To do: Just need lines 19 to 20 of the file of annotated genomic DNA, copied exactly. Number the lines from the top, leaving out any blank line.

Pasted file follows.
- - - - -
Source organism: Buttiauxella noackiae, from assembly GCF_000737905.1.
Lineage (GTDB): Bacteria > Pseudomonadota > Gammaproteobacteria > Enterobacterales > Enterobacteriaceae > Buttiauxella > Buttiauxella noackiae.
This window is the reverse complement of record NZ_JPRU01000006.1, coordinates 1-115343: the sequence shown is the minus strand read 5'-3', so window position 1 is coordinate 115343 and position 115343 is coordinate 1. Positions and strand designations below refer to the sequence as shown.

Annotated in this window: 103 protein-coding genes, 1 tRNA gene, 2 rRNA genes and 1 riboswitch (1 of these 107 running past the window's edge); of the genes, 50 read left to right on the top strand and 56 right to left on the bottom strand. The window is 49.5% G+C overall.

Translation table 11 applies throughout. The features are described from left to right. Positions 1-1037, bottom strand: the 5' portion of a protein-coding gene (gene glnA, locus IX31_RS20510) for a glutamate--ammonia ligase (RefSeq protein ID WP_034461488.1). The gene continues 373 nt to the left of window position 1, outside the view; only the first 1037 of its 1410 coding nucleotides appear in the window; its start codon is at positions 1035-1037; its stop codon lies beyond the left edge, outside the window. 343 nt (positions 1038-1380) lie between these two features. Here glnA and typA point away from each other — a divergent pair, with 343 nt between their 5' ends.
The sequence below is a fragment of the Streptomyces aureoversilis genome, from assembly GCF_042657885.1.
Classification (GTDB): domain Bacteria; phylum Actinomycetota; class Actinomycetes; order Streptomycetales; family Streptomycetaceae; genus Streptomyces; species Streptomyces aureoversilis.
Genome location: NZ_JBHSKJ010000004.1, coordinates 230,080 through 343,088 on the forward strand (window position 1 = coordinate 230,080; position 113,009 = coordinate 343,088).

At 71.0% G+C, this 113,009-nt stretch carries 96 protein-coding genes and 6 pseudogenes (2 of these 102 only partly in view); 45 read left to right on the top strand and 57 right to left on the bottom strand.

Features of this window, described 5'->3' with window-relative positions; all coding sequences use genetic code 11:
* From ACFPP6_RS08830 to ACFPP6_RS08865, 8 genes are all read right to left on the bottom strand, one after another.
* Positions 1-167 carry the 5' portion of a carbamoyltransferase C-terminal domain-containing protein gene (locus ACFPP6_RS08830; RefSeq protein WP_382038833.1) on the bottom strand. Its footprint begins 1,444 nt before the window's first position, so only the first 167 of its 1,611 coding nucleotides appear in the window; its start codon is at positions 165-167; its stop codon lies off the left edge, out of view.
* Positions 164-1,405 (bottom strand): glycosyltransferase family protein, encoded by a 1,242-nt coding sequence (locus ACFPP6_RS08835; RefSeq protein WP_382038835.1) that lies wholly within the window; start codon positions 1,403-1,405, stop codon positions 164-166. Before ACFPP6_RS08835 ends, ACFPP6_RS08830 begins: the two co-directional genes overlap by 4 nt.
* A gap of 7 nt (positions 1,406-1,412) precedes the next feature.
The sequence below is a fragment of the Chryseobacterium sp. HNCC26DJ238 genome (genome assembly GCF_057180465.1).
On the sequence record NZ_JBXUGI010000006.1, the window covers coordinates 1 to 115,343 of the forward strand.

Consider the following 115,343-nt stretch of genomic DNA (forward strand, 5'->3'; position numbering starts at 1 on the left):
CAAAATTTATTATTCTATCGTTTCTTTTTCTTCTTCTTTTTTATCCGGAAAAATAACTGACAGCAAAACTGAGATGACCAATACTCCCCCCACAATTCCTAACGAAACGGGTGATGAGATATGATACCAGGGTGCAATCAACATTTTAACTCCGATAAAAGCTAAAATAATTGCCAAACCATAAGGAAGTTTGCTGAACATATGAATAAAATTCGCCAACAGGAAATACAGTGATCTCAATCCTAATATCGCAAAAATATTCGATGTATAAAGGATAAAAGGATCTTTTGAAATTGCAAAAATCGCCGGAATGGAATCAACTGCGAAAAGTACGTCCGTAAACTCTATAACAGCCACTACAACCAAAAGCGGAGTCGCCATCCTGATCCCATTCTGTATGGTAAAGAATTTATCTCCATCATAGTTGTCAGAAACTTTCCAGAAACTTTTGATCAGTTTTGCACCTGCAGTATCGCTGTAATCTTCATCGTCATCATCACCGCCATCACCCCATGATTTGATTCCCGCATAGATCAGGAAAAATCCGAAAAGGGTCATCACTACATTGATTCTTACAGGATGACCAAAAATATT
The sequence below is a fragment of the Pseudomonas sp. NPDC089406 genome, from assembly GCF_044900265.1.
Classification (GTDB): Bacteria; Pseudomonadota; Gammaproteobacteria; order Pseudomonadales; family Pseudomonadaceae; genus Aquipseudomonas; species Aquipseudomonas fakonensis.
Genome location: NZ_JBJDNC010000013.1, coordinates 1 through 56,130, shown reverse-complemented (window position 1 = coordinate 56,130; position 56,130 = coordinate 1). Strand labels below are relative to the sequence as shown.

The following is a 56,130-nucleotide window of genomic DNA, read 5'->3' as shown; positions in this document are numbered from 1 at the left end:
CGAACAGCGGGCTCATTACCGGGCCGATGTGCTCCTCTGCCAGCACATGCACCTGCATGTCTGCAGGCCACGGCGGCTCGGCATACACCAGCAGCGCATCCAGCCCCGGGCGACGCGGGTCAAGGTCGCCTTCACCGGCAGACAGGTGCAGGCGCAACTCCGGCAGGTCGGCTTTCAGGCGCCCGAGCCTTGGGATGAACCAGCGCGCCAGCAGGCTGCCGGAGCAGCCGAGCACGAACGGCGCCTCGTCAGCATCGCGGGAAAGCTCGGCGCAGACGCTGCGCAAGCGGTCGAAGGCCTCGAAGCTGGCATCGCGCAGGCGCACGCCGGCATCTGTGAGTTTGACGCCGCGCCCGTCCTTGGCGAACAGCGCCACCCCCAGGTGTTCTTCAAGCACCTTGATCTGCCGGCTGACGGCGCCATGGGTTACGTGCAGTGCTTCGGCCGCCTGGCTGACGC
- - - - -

The sequence below is a fragment of the Pseudomonas sp. NPDC089406 genome, from assembly GCF_044900265.1.
Classification (GTDB): Bacteria; Pseudomonadota; Gammaproteobacteria; order Pseudomonadales; family Pseudomonadaceae; genus Aquipseudomonas; species Aquipseudomonas fakonensis.